MINNEAPOLIS -- It all starts with recruiting.
Yeah, I know. Duh.
As Casey Stengel once famously observed, ''I couldna done it without my players." Neither could Mike Krzyzewski, Jim Calhoun, or any of the other 14 coaches whose teams have reached the 2006 Sweet 16, and that includes, of course, Al Skinner, who has certainly proven over the last six years (143 wins, five NCAA appearances out of two power conferences) that if you give him some decent players he can coach 'em up pretty darn good.
As most of you know, these 16 quality teams weren't assembled by a coach posting a sign back on Oct. 15, saying ''BASKETBALL TRYOUTS TODAY." They have been assembled due to the incredibly hard work of oft-anonymous assistant coaches, who start tracking prospects from age 13 or so, and who present names to their higher-profile head guys, who then come in for the kill, so to speak. Oh, sure, most of the head guys get out there to see and be seen, too, but make no mistake: It's almost always the assistants who are responsible for finding the players.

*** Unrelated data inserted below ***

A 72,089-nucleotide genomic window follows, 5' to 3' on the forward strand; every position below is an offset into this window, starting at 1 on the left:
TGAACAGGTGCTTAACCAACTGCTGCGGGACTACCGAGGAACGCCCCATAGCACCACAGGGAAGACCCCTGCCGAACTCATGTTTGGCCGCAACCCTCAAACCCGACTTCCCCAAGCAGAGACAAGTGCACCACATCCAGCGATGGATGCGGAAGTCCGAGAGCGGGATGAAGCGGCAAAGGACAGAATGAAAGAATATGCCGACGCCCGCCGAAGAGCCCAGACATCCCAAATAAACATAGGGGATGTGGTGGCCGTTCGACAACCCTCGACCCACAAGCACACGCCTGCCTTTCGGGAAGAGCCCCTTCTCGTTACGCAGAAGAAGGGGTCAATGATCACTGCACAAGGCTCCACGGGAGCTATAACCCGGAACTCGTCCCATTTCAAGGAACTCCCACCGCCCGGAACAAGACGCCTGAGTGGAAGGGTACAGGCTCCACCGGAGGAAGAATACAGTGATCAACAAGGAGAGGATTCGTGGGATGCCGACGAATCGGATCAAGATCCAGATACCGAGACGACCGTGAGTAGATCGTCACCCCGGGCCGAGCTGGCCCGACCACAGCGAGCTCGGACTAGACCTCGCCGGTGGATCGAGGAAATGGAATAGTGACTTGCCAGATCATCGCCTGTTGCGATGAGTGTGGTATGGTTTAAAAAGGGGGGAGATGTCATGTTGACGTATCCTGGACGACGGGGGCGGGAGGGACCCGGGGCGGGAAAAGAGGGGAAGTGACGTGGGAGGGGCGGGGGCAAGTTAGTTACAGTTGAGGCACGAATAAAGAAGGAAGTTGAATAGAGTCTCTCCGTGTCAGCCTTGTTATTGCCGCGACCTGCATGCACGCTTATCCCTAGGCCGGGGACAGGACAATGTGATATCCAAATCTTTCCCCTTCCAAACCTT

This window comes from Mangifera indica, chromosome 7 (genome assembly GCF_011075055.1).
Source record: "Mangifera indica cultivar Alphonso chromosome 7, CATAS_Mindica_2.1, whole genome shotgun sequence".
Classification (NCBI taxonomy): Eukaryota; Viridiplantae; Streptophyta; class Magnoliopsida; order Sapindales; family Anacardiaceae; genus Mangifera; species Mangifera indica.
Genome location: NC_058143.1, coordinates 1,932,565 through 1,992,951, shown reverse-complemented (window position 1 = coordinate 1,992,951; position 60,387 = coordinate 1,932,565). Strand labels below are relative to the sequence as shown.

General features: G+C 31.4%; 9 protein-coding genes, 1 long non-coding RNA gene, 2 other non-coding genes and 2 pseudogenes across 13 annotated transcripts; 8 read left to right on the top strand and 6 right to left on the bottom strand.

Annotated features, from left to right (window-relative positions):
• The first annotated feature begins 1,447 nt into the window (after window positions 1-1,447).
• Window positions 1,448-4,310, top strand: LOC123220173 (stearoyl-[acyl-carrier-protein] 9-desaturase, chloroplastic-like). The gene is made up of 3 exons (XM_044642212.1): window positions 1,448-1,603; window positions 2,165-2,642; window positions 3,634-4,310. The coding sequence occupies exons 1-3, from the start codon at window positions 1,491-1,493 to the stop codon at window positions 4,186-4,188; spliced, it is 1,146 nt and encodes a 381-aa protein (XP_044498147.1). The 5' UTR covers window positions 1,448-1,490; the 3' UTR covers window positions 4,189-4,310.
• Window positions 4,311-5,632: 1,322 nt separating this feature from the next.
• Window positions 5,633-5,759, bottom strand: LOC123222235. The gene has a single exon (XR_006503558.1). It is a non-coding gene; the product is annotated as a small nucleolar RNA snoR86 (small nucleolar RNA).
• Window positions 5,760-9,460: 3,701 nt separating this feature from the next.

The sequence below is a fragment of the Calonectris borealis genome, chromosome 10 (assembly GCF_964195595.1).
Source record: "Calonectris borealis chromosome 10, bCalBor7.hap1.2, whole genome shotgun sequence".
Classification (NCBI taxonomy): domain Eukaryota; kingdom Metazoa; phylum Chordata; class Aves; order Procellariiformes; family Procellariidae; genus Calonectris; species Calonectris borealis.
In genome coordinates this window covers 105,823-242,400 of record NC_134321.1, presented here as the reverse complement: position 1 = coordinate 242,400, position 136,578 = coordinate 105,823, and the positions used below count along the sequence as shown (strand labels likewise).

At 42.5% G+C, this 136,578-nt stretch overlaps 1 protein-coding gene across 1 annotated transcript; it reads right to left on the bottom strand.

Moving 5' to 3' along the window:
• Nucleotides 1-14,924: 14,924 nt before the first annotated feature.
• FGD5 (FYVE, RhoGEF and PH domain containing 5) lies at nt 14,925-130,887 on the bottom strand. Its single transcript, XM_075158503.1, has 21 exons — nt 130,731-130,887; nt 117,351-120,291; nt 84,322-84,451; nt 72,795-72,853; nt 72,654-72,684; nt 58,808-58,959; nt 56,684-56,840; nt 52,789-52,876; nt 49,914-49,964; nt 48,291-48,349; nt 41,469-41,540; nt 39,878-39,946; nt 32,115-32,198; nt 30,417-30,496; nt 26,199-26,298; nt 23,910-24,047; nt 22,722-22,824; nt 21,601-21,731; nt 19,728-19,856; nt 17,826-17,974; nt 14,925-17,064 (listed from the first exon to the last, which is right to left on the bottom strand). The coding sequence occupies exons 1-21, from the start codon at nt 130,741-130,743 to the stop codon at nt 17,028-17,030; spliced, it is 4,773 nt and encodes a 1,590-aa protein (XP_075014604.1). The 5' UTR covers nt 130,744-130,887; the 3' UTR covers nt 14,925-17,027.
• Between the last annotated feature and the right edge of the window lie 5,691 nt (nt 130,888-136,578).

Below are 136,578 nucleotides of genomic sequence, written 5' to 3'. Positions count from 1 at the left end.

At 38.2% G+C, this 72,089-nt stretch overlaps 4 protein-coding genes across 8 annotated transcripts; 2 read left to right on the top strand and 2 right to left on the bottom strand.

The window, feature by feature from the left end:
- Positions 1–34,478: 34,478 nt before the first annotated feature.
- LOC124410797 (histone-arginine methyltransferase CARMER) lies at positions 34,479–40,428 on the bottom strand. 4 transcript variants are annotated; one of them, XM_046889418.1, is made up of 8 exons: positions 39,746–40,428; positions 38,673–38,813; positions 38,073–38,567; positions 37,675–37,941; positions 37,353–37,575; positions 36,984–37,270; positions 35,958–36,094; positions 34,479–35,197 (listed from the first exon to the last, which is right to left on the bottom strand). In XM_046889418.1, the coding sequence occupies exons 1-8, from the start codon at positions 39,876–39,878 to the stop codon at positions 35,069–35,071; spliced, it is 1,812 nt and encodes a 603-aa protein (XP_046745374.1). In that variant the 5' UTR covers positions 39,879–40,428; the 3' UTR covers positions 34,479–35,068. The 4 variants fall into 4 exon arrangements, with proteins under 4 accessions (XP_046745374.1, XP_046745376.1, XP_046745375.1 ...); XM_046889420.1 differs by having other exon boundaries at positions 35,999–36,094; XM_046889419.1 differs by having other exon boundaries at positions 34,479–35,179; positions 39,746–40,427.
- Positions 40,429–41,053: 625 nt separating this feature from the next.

That is most assuredly the case at Boston College, where the chief recruiter is associate head coach Bill Coen, who not only knows talent when he sees it but, more importantly, knows the kind of talent his boss likes. That was the case when they worked together at the University of Rhode Island and Coen presented Skinner with the likes of Tyson Wheeler and Cuttino Mobley, and it continues to be the case at BC, where the current starting five includes at least three players -- Craig Smith, Jared Dudley, and Louis Hinnant -- whose attributes may not have been as important to other coaches as they are to Al Skinner.